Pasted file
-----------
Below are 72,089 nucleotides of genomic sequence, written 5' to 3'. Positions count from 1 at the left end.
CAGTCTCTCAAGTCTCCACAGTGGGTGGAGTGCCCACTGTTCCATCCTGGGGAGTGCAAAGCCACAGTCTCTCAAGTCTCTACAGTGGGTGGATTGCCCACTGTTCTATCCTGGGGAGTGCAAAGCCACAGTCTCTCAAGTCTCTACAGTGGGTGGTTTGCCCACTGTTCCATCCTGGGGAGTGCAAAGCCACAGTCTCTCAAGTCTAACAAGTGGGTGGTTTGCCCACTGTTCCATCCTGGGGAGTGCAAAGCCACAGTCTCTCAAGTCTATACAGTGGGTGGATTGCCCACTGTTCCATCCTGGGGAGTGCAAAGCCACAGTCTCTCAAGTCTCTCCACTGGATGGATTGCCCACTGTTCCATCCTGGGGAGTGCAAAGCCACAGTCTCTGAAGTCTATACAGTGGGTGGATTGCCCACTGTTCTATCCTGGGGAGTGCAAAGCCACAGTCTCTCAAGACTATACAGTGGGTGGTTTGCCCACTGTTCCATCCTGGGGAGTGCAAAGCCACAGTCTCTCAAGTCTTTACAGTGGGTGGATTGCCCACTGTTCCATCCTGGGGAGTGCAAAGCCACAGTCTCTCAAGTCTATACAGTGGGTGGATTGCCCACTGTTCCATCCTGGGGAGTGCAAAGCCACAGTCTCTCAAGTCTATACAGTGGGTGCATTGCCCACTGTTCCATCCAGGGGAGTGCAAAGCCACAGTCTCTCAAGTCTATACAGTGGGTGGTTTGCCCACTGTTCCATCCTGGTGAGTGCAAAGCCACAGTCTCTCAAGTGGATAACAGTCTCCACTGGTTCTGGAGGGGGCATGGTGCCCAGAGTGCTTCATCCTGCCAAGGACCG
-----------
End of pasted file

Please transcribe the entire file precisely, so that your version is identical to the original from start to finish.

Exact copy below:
Below are 72,089 nucleotides of genomic sequence, written 5' to 3'. Positions count from 1 at the left end.
CAGTCTCTCAAGTCTCCACAGTGGGTGGAGTGCCCACTGTTCCATCCTGGGGAGTGCAAAGCCACAGTCTCTCAAGTCTCTACAGTGGGTGGATTGCCCACTGTTCTATCCTGGGGAGTGCAAAGCCACAGTCTCTCAAGTCTCTACAGTGGGTGGTTTGCCCACTGTTCCATCCTGGGGAGTGCAAAGCCACAGTCTCTCAAGTCTAACAAGTGGGTGGTTTGCCCACTGTTCCATCCTGGGGAGTGCAAAGCCACAGTCTCTCAAGTCTATACAGTGGGTGGATTGCCCACTGTTCCATCCTGGGGAGTGCAAAGCCACAGTCTCTCAAGTCTCTCCACTGGATGGATTGCCCACTGTTCCATCCTGGGGAGTGCAAAGCCACAGTCTCTGAAGTCTATACAGTGGGTGGATTGCCCACTGTTCTATCCTGGGGAGTGCAAAGCCACAGTCTCTCAAGACTATACAGTGGGTGGTTTGCCCACTGTTCCATCCTGGGGAGTGCAAAGCCACAGTCTCTCAAGTCTTTACAGTGGGTGGATTGCCCACTGTTCCATCCTGGGGAGTGCAAAGCCACAGTCTCTCAAGTCTATACAGTGGGTGGATTGCCCACTGTTCCATCCTGGGGAGTGCAAAGCCACAGTCTCTCAAGTCTATACAGTGGGTGCATTGCCCACTGTTCCATCCAGGGGAGTGCAAAGCCACAGTCTCTCAAGTCTATACAGTGGGTGGTTTGCCCACTGTTCCATCCTGGTGAGTGCAAAGCCACAGTCTCTCAAGTGGATAACAGTCTCCACTGGTTCTGGAGGGGGCATGGTGCCCAGAGTGCTTCATCCTGCCAAGGACCG